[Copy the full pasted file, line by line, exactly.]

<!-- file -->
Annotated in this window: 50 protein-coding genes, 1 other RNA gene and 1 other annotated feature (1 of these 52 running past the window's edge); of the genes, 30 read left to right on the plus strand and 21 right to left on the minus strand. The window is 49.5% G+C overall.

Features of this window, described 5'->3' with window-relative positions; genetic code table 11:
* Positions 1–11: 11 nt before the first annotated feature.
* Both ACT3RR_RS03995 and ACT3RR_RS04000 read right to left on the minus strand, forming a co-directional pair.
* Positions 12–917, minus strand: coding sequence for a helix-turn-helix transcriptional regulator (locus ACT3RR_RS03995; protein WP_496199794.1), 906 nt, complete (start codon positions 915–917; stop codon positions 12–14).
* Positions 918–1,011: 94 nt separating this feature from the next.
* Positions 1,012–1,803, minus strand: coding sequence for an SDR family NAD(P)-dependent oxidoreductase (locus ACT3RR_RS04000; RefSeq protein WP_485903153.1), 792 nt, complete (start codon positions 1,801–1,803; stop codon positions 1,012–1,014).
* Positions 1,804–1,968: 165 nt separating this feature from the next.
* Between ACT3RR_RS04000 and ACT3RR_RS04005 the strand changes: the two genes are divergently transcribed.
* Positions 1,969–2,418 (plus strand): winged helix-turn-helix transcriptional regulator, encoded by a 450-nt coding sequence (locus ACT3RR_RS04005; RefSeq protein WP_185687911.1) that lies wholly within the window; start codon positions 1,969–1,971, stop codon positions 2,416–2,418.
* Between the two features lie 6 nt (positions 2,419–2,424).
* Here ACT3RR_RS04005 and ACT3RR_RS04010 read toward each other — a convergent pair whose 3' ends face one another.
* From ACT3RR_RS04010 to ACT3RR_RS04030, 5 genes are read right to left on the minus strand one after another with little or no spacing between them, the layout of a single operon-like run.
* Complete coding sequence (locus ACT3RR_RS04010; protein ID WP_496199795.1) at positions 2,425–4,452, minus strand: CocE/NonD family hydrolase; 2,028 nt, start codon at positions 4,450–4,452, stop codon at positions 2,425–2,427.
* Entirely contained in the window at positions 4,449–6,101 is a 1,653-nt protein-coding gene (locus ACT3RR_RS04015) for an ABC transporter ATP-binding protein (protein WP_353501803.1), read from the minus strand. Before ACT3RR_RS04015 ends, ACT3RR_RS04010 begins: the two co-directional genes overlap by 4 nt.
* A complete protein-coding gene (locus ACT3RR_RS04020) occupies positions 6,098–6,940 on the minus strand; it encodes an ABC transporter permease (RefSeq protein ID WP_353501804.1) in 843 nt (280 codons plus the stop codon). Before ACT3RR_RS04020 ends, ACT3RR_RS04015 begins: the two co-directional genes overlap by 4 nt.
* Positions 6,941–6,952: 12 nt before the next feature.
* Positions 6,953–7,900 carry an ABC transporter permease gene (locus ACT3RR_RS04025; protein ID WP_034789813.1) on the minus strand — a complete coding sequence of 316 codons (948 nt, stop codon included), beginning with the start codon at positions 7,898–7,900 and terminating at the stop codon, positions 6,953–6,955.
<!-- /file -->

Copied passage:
Annotated in this window: 50 protein-coding genes, 1 other RNA gene and 1 other annotated feature (1 of these 52 running past the window's edge); of the genes, 30 read left to right on the plus strand and 21 right to left on the minus strand. The window is 49.5% G+C overall.

Features of this window, described 5'->3' with window-relative positions; genetic code table 11:
* Positions 1–11: 11 nt before the first annotated feature.
* Both ACT3RR_RS03995 and ACT3RR_RS04000 read right to left on the minus strand, forming a co-directional pair.
* Positions 12–917, minus strand: coding sequence for a helix-turn-helix transcriptional regulator (locus ACT3RR_RS03995; protein WP_496199794.1), 906 nt, complete (start codon positions 915–917; stop codon positions 12–14).
* Positions 918–1,011: 94 nt separating this feature from the next.
* Positions 1,012–1,803, minus strand: coding sequence for an SDR family NAD(P)-dependent oxidoreductase (locus ACT3RR_RS04000; RefSeq protein WP_485903153.1), 792 nt, complete (start codon positions 1,801–1,803; stop codon positions 1,012–1,014).
* Positions 1,804–1,968: 165 nt separating this feature from the next.
* Between ACT3RR_RS04000 and ACT3RR_RS04005 the strand changes: the two genes are divergently transcribed.
* Positions 1,969–2,418 (plus strand): winged helix-turn-helix transcriptional regulator, encoded by a 450-nt coding sequence (locus ACT3RR_RS04005; RefSeq protein WP_185687911.1) that lies wholly within the window; start codon positions 1,969–1,971, stop codon positions 2,416–2,418.
* Between the two features lie 6 nt (positions 2,419–2,424).
* Here ACT3RR_RS04005 and ACT3RR_RS04010 read toward each other — a convergent pair whose 3' ends face one another.
* From ACT3RR_RS04010 to ACT3RR_RS04030, 5 genes are read right to left on the minus strand one after another with little or no spacing between them, the layout of a single operon-like run.
* Complete coding sequence (locus ACT3RR_RS04010; protein ID WP_496199795.1) at positions 2,425–4,452, minus strand: CocE/NonD family hydrolase; 2,028 nt, start codon at positions 4,450–4,452, stop codon at positions 2,425–2,427.
* Entirely contained in the window at positions 4,449–6,101 is a 1,653-nt protein-coding gene (locus ACT3RR_RS04015) for an ABC transporter ATP-binding protein (protein WP_353501803.1), read from the minus strand. Before ACT3RR_RS04015 ends, ACT3RR_RS04010 begins: the two co-directional genes overlap by 4 nt.
* A complete protein-coding gene (locus ACT3RR_RS04020) occupies positions 6,098–6,940 on the minus strand; it encodes an ABC transporter permease (RefSeq protein ID WP_353501804.1) in 843 nt (280 codons plus the stop codon). Before ACT3RR_RS04020 ends, ACT3RR_RS04015 begins: the two co-directional genes overlap by 4 nt.
* Positions 6,941–6,952: 12 nt before the next feature.
* Positions 6,953–7,900 carry an ABC transporter permease gene (locus ACT3RR_RS04025; protein ID WP_034789813.1) on the minus strand — a complete coding sequence of 316 codons (948 nt, stop codon included), beginning with the start codon at positions 7,898–7,900 and terminating at the stop codon, positions 6,953–6,955.